Two weeks ago, when the rains finally stopped and the sun appeared in a brilliant blue sky, I took my sourdough starter outside for some fresh air. I sat on a bench in the garden and read a book. My starter sat beside me.

After a while, my wife came out.

“What are you doing?”

“Reading.”

“No, I mean, what’s that?”

“My sourdough starter.”

She was kind enough not to say, “You’re so weird.” But I’m pretty certain she was thinking it.

Each week when I make bread, I use the starter. I created it nine months ago, mixing a few tablespoons of freshly grown local wheat and water in a large mason jar, and setting it aside, uncovered, on my kitchen counter. The next day I added a little more flour and water. 

After about a week of these incremental additions, the slurry bubbled and frothed. Wild yeasts, ever present in our air, had landed in the starter and multiplied. Tiny bubbles appeared where the gasses formed by the yeasts tried to escape. When I lowered my nose to the jar, it smelled like the tank room of a winery. A really good winery.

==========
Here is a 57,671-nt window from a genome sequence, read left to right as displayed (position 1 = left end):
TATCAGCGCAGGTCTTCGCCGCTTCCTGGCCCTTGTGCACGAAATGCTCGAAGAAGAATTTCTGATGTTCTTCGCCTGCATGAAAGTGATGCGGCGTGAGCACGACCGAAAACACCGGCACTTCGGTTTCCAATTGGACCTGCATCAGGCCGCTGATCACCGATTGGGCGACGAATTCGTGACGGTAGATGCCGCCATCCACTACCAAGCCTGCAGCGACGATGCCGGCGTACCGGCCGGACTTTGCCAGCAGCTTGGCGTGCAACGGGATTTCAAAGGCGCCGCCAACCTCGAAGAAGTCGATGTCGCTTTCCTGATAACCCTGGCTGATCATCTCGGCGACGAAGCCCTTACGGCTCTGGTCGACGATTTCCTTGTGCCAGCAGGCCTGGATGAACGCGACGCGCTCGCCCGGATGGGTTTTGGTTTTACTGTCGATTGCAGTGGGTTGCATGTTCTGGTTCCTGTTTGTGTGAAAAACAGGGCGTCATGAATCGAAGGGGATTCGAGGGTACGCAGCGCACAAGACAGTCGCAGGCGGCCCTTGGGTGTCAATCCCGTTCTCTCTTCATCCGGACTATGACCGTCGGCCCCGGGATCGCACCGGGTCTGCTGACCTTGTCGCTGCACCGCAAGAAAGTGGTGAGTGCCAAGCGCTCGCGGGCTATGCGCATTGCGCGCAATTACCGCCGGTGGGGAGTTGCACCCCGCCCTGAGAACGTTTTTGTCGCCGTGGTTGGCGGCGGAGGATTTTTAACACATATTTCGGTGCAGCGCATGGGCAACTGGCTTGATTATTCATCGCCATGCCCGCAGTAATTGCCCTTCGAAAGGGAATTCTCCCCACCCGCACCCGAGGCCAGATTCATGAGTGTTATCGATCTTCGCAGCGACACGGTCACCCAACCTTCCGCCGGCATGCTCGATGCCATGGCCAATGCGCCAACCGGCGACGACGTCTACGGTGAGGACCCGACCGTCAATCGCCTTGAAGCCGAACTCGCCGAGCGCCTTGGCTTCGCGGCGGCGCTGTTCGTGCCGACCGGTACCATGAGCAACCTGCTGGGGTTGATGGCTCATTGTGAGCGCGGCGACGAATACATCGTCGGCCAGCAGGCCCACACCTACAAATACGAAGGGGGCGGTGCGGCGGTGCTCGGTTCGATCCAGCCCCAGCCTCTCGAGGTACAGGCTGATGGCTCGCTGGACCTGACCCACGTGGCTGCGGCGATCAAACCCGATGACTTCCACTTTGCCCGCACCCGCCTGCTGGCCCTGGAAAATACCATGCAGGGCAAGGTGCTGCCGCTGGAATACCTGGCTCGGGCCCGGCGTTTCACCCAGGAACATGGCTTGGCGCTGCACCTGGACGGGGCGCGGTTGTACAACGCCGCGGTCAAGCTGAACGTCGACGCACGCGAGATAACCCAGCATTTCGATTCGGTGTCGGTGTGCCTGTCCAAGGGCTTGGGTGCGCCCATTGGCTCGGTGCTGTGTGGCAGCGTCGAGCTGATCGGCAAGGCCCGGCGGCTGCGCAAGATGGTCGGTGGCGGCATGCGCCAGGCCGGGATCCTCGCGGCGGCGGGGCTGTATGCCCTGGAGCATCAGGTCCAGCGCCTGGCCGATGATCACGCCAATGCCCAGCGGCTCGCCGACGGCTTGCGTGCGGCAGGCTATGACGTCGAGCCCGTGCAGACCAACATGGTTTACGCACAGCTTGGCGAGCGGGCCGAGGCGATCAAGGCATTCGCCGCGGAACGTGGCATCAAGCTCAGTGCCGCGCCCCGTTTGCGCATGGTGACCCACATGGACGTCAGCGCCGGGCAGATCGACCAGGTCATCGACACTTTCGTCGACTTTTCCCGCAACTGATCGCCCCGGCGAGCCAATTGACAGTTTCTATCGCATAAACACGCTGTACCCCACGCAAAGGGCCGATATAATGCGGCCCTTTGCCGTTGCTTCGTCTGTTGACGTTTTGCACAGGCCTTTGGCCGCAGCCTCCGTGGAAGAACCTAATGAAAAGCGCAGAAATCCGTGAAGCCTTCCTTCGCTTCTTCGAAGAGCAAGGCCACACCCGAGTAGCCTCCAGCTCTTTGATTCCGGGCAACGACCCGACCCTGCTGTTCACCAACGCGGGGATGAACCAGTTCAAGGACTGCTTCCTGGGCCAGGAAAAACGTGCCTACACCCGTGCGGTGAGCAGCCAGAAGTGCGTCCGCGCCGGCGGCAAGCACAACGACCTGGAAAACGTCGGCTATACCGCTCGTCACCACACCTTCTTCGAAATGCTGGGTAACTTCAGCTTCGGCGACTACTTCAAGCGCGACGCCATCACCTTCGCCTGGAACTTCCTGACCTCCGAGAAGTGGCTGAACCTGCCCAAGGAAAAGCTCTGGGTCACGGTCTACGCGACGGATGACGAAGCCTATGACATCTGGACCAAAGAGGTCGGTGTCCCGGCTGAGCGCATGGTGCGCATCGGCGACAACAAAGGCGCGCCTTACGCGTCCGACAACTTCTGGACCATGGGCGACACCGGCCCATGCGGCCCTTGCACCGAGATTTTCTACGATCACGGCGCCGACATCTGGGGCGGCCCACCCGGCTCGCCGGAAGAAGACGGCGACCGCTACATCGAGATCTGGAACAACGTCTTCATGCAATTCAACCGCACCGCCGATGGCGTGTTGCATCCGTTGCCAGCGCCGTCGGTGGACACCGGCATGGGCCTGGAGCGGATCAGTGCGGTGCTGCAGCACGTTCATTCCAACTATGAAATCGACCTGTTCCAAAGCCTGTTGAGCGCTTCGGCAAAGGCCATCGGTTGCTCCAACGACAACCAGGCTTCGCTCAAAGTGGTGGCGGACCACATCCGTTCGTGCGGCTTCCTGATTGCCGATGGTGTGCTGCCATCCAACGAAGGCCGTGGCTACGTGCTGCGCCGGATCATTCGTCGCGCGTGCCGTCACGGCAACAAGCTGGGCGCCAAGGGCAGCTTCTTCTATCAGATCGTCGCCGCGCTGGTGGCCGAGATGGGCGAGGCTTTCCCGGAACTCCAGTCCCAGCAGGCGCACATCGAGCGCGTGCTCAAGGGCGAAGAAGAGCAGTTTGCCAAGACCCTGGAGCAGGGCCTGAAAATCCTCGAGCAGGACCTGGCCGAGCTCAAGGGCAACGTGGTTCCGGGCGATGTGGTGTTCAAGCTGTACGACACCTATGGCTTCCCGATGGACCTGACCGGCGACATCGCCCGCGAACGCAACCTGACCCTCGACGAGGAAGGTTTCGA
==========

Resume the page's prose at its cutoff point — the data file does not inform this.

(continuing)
From that day on, to make bread, I only had to combine a portion of the starter with some flour, water and salt, stir it into a lump, let it sit overnight, and the next day, bake it into a beautiful loaf. I do about 10 minutes of work, total. Those wild yeasts do all the rest.

To replenish my starter, I add more fresh flour and water, then let it sit out again, until the yeasts gather and activate. Sandor Katz, the modern-day guru of fermentation, once wrote that he likes to take his sourdough starter outdoors so it can collect the various local yeasts that may not make it as far as his kitchen counter. Los Angeles forager Pascal Baudar said that he often takes his sourdough along with him when he goes for a walk in the woods. I figured I would do no less for mine.

I started making sourdough bread in college — my first job as a junior was turning out 10 loaves each day for a local bakery. It has a pure taste, simple ingredients, and the probiotic fermentation makes the bread more digestible and better for you. Most other bread tastes cottony and dry to me.

But our ancestors ate sourdough bread because they didn’t have a choice. If you want to know why the Israelites couldn’t wait for their bread to rise, it’s because natural leavening takes a long time to do its magic. Until two Hungarian Jewish immigrant brothers named Charles and Maximilian Fleischmann came up with commercially produced yeast in 1868, all bread was based on starter cultures like mine.

To keep a starter culture alive and healthy, you must feed it daily, keep it at a comfortable temperature, protect it from contamination, and occasionally nurse it back to bubbly life. What I am telling you is that, yes, I have an I-Thou relationship with my blob of sourdough starter. I am sensitive to its needs. I feed it; it nourishes us.